Fighting in Central Shan State Reportedly Kills 5 Soldiers, 2 Rebels
By Lawi Weng & Nang Seng Nom 3 October 2014
RANGOON — Burma Army units have clashed with Shan ethnic rebels in central Shan State’s Kyethi Township since Thursday, and bouts of heavy fighting have left five government soldiers dead and about 50 injured, while two rebels were killed and three wounded, according to rebel sources.
Khun Sai, general secretary of the Shan State Progress Party, the political wing of the Shan State Army-North (SSA-North), said the army had repeatedly ordered rebels to abandon a jungle base at Wan Wap village, located about 13 km (8 miles) from Kyethi (Kesi) town, before launching offensive operations in the area.
“Clashes broke out in at least seven places in the area. They used artillery and are still shooting at our fighters,” he said on Friday morning. “About 200 local people were displaced and took refuge at a Buddhist monastery.”
Khun Sai said that about eight Burma Army battalions under the Northeastern Regional Command, including Light Infantry Battalions 247, 248 and 523, were deployed in operations against the rebels.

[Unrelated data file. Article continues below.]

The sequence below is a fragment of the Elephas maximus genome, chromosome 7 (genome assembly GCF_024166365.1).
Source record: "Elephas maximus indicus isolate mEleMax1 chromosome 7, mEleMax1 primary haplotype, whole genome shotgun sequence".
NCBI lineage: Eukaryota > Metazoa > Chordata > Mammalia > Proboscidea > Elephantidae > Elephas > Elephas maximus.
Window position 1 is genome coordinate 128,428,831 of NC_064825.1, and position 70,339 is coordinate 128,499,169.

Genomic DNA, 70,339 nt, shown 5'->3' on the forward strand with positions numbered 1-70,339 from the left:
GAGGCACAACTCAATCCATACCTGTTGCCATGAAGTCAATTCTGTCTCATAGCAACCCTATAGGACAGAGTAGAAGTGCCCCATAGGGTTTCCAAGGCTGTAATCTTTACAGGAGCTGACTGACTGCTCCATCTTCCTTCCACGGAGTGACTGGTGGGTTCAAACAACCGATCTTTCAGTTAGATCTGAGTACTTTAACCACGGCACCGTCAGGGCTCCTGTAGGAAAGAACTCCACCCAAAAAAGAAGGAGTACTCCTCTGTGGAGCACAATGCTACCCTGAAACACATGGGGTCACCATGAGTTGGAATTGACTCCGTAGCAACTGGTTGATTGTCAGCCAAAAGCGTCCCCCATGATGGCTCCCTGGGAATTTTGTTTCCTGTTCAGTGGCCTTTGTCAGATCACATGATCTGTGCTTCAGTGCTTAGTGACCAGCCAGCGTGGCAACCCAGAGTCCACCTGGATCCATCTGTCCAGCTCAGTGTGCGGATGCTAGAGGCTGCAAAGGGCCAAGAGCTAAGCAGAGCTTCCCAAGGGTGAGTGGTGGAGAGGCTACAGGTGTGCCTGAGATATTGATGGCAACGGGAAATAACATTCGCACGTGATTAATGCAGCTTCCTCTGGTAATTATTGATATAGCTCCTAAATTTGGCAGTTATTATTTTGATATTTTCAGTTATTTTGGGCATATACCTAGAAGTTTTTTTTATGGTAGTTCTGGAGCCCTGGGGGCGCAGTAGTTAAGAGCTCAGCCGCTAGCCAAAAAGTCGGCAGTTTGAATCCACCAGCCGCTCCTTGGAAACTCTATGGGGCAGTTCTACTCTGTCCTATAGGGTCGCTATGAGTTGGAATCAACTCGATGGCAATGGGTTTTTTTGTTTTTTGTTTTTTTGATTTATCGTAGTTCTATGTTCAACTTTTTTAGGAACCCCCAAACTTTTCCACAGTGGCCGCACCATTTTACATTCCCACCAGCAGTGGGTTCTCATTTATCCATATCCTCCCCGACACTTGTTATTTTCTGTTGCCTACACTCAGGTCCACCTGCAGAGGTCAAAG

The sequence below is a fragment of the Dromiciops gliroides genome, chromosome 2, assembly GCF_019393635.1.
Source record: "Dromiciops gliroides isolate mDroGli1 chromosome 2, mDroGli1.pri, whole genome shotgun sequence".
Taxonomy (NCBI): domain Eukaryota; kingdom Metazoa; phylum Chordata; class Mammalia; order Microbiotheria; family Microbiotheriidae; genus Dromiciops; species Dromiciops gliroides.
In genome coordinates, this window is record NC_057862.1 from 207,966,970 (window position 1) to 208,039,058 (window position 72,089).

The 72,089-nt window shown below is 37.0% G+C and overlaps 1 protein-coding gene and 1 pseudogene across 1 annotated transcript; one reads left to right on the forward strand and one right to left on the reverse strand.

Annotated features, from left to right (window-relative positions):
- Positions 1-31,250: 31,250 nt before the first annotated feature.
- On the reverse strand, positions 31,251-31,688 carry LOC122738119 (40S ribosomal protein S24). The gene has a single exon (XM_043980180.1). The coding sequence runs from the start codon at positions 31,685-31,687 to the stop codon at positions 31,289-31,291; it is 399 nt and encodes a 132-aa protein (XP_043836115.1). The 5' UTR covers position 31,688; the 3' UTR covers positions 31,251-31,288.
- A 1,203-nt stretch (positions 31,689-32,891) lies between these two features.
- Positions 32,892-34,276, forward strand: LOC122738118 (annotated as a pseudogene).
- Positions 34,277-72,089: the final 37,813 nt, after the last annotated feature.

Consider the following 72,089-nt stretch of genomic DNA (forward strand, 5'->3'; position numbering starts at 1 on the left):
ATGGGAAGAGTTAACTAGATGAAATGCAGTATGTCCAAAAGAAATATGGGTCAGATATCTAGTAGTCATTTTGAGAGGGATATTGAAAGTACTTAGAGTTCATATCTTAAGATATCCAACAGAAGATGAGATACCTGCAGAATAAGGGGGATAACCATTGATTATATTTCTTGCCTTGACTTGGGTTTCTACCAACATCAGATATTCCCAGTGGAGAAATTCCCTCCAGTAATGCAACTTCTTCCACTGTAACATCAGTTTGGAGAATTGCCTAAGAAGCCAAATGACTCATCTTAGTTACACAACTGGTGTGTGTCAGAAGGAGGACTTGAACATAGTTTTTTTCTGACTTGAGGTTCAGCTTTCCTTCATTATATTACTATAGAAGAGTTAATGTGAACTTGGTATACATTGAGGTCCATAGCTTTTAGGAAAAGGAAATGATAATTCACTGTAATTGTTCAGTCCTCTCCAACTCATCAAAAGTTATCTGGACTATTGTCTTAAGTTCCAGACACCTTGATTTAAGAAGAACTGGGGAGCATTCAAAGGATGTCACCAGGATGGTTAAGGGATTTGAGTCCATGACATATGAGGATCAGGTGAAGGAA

He said about 50 government soldiers were injured and five were killed, while 2 Shan rebels were shot dead and three were wounded. Khun Sai added, “It’s better if we can solve this political conflict at the negotiating table.”
The SSA-North is one the largest rebels groups in Burma and has had a bilateral ceasefire with the central government since 2012, but its officers have reported hundreds of armed skirmishes with government forces since.
All Wan Wap villagers had fled, some to the township capital and some to a neighboring Shan village, according to resident Shwe Thein, who had gone to Kyethi town.
He said that in Kyethi the fighting in the nearby mountains could still be heard. “There is major fighting going on. We could hear gun fire and artillery the whole day yesterday and also this morning,” Shwe Thein said. “We saw lot of government troops heading to the fighting area yesterday. The situation in the town is normal.”
He said violence had erupted in the area several times in recent months and some 300 Shan villagers had already left the area some time ago to stay at a pagoda elsewhere. Recently, the area appeared to have calmed down, but when the villagers moved back to Wan Wap they found that Burma Army soldiers had occupied about half of the houses.
Shwe Thein said the villagers had collected signatures for a letter to President Thein Sein last month, in which they asked for the army to leave their homes. “They sent it to president, but we did not hear any response from him yet,” he said.